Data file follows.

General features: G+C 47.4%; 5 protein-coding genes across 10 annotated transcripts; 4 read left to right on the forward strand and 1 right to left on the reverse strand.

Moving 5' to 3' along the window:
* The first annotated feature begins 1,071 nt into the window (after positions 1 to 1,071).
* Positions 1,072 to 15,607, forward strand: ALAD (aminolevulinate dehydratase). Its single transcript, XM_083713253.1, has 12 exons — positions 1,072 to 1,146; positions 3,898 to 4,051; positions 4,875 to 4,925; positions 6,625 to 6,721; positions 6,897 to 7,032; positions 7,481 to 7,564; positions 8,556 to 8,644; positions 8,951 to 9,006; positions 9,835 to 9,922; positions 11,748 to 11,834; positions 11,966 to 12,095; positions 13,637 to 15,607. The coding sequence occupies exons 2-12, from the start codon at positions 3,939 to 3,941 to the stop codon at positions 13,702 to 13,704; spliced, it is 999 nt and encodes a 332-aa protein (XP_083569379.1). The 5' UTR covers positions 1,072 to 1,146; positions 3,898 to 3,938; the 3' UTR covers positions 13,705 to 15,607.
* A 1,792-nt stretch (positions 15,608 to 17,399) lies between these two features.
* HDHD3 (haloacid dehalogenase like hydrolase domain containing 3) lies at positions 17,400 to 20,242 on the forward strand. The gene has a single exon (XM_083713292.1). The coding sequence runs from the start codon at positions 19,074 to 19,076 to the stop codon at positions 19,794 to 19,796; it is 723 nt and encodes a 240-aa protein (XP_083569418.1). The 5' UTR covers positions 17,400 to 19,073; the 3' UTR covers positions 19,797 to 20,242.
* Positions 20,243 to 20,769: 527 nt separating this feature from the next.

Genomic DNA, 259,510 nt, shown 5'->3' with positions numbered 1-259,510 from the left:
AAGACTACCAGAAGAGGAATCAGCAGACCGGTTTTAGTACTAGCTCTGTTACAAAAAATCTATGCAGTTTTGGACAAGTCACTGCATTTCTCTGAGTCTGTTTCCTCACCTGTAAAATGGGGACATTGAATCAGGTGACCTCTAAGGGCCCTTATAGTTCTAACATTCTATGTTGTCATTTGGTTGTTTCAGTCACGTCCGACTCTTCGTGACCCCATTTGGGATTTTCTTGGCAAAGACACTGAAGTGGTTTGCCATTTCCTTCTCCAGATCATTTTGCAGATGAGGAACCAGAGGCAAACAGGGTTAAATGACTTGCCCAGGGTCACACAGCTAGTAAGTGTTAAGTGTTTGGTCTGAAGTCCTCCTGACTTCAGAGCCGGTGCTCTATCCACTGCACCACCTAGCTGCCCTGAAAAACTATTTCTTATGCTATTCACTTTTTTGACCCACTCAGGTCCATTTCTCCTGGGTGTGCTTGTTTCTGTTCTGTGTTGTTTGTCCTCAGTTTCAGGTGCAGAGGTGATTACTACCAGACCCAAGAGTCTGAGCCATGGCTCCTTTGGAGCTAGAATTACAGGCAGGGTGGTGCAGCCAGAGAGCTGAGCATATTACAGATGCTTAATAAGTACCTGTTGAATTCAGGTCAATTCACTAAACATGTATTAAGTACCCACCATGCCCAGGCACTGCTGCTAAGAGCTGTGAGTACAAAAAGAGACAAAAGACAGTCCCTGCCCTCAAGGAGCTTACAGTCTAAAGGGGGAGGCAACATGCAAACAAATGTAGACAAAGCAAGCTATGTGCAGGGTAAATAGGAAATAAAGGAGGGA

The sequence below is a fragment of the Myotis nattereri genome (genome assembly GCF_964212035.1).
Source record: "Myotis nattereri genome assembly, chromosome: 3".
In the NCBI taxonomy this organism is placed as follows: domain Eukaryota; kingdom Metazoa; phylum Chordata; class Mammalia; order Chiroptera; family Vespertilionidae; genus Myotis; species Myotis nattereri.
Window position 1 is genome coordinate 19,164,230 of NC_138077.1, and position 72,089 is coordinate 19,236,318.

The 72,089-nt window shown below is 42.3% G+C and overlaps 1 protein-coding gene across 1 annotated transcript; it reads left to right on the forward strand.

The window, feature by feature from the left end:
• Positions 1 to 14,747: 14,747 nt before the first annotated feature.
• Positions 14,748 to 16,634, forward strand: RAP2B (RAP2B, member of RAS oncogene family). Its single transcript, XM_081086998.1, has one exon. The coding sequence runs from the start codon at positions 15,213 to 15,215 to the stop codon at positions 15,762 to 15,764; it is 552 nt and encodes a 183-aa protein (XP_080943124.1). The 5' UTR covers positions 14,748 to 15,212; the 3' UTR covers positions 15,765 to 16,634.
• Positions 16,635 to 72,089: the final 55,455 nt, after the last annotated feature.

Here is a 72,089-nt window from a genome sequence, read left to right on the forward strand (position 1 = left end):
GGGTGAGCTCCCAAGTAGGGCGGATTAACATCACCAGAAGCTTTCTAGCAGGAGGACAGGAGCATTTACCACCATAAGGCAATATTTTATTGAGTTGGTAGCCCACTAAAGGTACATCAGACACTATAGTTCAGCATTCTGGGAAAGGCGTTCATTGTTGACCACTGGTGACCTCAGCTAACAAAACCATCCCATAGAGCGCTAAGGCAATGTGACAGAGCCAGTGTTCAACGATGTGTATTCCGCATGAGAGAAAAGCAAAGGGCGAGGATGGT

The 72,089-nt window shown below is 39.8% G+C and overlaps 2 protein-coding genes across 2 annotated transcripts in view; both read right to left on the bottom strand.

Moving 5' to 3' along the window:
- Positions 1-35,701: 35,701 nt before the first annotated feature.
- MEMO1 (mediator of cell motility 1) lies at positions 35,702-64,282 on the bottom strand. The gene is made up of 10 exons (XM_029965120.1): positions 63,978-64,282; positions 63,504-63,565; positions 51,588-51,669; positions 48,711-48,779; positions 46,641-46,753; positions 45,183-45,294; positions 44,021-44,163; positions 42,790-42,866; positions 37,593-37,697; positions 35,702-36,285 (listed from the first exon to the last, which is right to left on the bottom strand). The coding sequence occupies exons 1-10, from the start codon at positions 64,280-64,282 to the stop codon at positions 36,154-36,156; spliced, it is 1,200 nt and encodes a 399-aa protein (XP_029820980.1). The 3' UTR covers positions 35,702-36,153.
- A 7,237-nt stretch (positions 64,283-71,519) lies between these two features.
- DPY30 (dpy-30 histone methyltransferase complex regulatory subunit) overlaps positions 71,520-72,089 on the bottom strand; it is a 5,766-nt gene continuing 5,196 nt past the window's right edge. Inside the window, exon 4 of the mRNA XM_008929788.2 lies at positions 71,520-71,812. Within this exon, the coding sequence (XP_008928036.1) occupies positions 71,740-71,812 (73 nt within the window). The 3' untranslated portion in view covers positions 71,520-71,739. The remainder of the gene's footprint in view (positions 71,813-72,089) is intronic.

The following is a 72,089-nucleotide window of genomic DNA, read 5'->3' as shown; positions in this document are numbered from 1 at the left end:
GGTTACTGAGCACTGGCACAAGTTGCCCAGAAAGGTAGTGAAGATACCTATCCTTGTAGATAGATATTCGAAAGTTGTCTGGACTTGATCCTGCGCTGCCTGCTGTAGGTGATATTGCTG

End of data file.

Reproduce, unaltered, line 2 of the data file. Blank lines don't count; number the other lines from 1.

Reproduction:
Moving 5' to 3' along the window: